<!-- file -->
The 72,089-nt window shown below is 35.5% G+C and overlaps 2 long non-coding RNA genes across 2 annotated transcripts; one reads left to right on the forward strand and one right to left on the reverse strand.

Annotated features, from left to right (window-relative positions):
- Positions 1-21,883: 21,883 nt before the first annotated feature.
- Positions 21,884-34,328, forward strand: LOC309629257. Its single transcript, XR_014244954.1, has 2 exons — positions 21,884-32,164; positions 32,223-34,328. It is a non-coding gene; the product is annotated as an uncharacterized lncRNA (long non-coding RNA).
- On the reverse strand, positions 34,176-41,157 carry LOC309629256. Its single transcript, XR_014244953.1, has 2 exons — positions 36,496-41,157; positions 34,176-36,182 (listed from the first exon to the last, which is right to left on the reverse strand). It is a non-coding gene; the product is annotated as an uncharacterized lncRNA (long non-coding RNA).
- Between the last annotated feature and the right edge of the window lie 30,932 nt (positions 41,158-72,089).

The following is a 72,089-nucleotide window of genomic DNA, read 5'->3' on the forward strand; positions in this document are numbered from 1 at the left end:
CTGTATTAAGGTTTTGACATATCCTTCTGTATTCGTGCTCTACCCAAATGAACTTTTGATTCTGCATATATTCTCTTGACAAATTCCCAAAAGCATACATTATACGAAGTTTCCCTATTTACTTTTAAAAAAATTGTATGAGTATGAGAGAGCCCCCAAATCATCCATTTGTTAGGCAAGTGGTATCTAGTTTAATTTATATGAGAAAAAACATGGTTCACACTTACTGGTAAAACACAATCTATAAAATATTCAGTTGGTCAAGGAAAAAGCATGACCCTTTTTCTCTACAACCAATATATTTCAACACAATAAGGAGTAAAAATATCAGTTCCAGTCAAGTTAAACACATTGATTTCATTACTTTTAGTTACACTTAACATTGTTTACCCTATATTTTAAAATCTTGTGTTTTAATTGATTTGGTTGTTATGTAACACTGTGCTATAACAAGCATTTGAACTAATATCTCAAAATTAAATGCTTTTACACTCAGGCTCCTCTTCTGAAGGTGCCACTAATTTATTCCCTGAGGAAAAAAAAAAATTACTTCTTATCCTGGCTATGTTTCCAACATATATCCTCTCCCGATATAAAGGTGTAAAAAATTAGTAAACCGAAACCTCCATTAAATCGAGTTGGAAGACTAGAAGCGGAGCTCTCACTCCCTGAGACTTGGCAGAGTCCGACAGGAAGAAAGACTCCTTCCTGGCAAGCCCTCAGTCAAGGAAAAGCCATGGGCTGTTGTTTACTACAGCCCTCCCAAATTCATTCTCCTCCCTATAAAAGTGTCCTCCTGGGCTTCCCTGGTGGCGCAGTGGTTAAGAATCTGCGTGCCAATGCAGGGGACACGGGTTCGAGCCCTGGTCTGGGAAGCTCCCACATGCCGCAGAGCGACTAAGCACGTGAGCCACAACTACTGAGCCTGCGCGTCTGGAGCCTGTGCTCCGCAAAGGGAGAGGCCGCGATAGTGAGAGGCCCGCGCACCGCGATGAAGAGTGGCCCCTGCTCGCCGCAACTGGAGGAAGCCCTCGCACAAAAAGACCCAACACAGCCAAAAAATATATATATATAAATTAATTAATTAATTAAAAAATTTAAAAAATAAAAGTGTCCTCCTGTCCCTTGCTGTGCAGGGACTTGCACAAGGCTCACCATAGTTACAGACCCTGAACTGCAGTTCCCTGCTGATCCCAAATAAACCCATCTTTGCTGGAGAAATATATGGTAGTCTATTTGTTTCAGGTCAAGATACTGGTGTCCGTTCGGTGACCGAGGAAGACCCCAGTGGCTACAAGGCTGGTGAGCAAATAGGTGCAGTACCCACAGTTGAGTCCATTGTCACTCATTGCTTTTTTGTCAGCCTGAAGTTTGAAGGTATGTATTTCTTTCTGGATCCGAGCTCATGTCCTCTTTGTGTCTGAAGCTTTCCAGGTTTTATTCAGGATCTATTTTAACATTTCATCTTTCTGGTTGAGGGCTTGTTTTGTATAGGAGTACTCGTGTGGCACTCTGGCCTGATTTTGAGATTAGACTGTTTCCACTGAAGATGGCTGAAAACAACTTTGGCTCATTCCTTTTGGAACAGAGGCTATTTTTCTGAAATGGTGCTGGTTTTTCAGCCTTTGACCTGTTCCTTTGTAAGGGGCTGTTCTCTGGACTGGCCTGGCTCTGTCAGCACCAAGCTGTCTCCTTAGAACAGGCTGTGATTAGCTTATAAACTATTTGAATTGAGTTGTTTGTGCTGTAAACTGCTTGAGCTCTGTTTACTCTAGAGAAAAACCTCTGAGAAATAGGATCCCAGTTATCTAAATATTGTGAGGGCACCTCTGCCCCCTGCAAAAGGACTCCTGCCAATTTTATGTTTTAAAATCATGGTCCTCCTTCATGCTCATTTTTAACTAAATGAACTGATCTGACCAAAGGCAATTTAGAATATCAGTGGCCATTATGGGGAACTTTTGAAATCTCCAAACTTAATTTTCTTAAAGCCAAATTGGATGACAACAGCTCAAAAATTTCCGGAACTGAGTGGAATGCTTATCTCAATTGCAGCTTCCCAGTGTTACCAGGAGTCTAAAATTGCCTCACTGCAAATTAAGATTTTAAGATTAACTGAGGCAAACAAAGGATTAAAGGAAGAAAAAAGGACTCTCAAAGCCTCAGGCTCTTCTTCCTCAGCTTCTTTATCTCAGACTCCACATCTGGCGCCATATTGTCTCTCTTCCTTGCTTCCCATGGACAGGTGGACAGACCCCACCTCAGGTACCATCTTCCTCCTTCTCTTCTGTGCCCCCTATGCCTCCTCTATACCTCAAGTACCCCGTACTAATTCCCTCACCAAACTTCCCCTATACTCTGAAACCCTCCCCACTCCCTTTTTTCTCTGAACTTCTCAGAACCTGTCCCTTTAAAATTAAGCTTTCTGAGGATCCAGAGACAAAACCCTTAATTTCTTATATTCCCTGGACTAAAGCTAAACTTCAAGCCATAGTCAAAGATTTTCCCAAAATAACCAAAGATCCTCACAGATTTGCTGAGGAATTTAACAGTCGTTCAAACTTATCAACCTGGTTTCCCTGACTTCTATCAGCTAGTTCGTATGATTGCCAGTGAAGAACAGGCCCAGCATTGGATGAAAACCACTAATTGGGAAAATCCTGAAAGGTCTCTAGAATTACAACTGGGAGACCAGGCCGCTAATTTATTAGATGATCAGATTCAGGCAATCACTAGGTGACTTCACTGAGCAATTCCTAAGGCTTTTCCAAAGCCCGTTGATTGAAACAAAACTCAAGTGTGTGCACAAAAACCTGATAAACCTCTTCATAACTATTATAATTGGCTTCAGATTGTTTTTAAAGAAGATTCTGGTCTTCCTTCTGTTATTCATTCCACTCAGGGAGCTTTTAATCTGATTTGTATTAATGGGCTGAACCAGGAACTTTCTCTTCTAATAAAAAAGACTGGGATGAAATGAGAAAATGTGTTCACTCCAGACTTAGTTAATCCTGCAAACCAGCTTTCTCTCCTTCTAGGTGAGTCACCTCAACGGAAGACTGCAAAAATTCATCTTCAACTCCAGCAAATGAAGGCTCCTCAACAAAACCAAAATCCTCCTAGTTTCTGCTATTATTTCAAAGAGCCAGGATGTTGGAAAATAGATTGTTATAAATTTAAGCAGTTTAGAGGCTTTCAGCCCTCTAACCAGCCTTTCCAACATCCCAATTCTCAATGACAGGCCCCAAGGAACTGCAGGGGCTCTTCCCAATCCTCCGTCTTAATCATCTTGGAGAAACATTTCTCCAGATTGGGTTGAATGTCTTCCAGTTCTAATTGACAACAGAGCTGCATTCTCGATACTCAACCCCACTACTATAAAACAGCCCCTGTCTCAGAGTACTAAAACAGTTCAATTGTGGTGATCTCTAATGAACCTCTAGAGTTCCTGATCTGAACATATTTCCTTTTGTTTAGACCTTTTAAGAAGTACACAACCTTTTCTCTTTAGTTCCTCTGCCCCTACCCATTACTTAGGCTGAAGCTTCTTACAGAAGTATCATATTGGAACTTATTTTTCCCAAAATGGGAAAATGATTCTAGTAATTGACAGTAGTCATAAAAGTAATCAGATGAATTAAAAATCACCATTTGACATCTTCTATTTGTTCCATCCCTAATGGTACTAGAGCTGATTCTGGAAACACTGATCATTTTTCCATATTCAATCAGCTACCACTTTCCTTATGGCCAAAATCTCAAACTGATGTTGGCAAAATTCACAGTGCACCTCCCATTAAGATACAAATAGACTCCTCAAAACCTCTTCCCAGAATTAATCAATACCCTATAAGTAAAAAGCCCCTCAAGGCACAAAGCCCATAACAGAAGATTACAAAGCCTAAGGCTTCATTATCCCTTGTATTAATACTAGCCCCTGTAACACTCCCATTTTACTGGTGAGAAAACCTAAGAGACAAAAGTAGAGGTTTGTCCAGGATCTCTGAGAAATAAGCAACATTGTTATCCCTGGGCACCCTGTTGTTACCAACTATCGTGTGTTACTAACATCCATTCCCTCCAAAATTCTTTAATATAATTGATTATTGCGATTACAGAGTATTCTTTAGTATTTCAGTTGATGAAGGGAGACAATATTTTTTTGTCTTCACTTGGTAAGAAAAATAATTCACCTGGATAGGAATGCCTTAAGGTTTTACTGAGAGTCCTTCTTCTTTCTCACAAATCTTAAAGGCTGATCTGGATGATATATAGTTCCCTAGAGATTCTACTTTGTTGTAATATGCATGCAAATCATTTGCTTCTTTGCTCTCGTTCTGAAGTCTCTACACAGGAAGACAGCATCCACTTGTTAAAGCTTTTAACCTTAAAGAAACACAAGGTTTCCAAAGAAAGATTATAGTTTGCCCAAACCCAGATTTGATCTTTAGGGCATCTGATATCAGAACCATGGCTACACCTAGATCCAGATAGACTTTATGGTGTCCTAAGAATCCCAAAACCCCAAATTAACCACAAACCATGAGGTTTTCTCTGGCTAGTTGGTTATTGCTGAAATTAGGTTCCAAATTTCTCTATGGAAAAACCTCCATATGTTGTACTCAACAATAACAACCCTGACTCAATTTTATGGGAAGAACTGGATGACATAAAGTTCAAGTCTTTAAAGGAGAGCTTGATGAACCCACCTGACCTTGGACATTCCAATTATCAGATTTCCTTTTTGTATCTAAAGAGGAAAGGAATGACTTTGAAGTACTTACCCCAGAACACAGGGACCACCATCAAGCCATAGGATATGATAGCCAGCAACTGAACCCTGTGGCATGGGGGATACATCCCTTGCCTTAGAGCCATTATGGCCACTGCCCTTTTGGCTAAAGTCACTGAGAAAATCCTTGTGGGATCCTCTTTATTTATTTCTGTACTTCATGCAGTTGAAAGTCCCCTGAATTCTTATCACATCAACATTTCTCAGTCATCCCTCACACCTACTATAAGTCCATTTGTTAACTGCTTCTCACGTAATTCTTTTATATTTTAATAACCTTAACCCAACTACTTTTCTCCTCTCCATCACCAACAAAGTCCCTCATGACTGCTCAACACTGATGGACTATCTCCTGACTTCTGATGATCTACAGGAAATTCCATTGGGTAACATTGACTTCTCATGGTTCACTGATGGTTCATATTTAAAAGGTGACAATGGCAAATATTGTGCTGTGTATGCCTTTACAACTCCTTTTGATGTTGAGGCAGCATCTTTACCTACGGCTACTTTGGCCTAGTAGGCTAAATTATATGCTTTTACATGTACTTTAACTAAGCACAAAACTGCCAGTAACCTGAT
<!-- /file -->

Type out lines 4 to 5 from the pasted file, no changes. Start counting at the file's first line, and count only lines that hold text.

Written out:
- Positions 21,884-34,328, forward strand: LOC309629257. Its single transcript, XR_014244954.1, has 2 exons — positions 21,884-32,164; positions 32,223-34,328. It is a non-coding gene; the product is annotated as an uncharacterized lncRNA (long non-coding RNA).
- On the reverse strand, positions 34,176-41,157 carry LOC309629256. Its single transcript, XR_014244953.1, has 2 exons — positions 36,496-41,157; positions 34,176-36,182 (listed from the first exon to the last, which is right to left on the reverse strand). It is a non-coding gene; the product is annotated as an uncharacterized lncRNA (long non-coding RNA).